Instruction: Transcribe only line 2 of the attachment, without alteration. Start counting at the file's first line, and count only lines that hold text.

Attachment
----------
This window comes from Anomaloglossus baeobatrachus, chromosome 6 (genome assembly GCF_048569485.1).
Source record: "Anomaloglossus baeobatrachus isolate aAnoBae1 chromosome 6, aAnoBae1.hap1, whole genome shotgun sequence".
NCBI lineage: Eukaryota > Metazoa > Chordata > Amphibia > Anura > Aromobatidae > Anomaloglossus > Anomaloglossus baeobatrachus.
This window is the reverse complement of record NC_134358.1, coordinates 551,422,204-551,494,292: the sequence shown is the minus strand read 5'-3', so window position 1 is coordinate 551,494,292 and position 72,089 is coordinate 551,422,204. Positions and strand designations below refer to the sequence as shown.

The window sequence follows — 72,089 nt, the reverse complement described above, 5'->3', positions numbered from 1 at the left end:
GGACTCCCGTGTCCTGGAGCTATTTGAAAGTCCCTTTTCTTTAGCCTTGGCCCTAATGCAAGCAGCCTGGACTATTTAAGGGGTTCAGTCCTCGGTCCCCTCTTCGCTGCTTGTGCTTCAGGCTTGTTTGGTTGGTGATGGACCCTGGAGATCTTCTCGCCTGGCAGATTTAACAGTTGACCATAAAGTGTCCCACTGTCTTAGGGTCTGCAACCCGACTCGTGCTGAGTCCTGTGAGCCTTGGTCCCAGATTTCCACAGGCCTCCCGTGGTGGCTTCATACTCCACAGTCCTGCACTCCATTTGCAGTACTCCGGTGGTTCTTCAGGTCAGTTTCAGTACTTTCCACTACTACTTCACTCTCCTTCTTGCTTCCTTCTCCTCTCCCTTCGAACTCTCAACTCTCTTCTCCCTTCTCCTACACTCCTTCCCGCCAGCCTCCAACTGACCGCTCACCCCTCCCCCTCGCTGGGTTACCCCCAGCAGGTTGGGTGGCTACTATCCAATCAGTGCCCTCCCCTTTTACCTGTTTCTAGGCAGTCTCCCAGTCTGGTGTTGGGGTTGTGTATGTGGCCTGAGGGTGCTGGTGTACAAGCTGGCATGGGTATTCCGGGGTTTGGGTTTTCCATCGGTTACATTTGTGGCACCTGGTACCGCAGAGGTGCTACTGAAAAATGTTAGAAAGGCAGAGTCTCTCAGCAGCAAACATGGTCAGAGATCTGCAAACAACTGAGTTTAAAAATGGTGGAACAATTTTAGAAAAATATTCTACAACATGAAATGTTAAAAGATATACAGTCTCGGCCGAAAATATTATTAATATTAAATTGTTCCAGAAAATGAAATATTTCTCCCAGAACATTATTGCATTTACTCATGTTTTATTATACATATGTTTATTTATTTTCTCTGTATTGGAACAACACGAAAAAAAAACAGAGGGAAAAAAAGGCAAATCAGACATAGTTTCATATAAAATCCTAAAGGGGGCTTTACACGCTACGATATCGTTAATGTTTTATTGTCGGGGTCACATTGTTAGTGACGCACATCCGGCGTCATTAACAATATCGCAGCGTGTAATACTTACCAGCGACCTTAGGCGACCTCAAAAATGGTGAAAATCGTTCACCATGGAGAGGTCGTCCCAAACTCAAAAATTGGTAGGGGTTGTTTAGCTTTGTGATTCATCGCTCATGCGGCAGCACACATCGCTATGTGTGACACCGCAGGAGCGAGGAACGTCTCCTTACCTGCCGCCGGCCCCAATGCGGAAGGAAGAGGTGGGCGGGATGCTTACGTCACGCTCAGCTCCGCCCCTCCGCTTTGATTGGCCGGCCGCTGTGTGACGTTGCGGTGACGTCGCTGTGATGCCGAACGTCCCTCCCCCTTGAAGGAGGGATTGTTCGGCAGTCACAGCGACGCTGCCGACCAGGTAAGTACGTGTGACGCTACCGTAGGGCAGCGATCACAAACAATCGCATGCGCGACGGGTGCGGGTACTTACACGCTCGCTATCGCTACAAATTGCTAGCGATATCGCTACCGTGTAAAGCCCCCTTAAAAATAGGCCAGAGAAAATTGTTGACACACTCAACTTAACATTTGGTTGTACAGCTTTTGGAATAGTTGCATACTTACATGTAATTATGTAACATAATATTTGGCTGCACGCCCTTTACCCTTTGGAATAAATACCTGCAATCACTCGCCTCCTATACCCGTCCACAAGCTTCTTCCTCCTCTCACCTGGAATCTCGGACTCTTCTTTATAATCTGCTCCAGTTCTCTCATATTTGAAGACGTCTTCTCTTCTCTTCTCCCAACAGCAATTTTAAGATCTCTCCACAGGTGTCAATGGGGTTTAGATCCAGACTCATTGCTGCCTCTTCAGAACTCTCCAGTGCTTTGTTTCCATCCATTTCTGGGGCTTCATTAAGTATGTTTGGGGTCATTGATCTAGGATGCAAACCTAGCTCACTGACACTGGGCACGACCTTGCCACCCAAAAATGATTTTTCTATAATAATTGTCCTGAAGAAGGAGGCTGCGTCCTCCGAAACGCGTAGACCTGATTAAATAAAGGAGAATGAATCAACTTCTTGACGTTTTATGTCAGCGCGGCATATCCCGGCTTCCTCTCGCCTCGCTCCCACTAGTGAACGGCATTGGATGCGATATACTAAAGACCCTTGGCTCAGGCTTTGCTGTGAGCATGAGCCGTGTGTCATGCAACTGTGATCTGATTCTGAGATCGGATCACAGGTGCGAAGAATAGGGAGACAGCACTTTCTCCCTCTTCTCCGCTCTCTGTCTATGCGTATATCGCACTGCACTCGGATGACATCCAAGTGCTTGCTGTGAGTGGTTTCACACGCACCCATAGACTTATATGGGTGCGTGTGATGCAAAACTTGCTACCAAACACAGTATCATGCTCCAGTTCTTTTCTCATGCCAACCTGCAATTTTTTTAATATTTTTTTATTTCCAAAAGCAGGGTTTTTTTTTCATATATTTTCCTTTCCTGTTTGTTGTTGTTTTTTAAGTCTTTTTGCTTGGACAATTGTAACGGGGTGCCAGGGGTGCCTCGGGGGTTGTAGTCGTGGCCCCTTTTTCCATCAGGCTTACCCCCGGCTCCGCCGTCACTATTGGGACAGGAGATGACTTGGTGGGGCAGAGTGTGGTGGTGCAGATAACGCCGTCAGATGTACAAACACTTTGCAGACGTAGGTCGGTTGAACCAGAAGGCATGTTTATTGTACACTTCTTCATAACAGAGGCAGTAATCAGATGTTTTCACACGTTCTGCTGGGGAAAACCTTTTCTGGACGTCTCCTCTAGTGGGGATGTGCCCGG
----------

Source record: "Anomaloglossus baeobatrachus isolate aAnoBae1 chromosome 6, aAnoBae1.hap1, whole genome shotgun sequence".